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Modular construction allows builders to quickly and efficiently produce affordable housing units, but building companies like Impresa Modular say that the off-site process has been slow to catch on. Completed homes rely on trucks for transportation and delivery and cranes for assembly, but supply chain issues and heightened costs for services have created roadblocks for modular builders.

To bypass delays and inflated costs, companies such as Terra Verde plan to deliver units from a centralized location in Arkansas. The company hopes to produce 500 to 750 houses per year, and all homes will be up to 95% complete upon arrival to reduce construction time, Forbes reports.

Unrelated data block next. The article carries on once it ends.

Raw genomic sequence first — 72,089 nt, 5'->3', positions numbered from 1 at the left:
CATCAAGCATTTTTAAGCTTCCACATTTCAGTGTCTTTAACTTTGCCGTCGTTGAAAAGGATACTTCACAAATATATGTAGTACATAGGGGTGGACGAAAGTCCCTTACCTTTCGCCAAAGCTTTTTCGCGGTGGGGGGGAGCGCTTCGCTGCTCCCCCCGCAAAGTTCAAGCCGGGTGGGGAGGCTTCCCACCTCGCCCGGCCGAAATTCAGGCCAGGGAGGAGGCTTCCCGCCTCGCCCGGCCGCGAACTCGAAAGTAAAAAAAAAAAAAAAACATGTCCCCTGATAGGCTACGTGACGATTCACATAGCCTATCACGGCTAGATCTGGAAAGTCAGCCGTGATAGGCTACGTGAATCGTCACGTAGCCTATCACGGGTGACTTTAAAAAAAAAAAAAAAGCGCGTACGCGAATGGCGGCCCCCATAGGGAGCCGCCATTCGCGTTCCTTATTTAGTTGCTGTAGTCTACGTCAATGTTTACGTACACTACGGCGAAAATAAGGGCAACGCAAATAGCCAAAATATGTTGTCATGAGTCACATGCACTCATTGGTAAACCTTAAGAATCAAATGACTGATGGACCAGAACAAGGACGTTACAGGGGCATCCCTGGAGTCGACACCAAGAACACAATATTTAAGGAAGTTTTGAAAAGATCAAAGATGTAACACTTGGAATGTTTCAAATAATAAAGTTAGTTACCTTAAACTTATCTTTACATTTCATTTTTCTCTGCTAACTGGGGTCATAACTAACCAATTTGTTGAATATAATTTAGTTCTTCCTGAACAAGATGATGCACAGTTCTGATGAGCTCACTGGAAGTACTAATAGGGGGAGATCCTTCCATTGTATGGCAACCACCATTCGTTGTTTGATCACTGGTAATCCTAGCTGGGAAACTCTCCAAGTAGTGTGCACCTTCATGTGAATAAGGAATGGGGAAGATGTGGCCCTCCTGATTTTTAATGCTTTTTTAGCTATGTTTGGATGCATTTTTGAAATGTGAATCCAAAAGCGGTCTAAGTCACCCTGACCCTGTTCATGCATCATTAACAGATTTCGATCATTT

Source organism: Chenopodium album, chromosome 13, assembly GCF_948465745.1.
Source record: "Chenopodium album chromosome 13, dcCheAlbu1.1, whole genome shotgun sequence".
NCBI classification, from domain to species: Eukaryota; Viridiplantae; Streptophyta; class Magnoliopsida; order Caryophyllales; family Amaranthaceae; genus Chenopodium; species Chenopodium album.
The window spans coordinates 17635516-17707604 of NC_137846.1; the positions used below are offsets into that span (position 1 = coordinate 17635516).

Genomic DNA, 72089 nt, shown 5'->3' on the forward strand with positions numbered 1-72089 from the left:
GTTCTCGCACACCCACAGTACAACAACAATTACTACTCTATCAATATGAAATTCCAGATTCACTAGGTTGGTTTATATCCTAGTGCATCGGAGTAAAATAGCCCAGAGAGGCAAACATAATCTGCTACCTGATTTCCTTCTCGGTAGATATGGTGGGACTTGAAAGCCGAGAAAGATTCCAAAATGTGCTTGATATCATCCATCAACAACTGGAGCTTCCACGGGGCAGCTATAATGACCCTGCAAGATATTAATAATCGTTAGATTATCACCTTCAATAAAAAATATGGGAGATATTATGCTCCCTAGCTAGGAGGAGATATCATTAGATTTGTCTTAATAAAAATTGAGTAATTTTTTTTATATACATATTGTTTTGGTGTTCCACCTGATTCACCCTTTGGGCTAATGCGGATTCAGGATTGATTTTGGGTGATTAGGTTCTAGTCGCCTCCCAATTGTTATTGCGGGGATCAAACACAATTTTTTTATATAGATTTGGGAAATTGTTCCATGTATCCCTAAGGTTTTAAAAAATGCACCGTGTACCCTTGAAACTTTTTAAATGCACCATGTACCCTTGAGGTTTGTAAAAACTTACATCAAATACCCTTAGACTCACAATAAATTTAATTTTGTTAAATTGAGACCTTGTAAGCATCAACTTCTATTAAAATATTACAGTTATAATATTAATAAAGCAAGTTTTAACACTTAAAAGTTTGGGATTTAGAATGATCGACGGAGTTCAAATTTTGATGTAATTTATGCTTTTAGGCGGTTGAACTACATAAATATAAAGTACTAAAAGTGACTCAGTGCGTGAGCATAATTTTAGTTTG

J. Don Overton is principal at Arkansas-based real estate developer Terra Verde and is focused on providing workforce housing solutions in underserved Arkansas communities.

“Really, the whole reason we are working towards full offsite construction is the speed,” he said. “The sooner it’s completed, the sooner it can be sold or rented. We should make up the 4 to 5% in transportation costs with the economies of scale of using the factory model, because of the quicker turn, less waste and higher quality. There is a 25 to 50% increase in volume of units completed to certificate of occupancy from doing it offsite as opposed to onsite for the same product. Plus, there are no weather conditions to deal with offsite, crews can work when it is freezing cold, raining, or any other weather, and you can have several shifts.”

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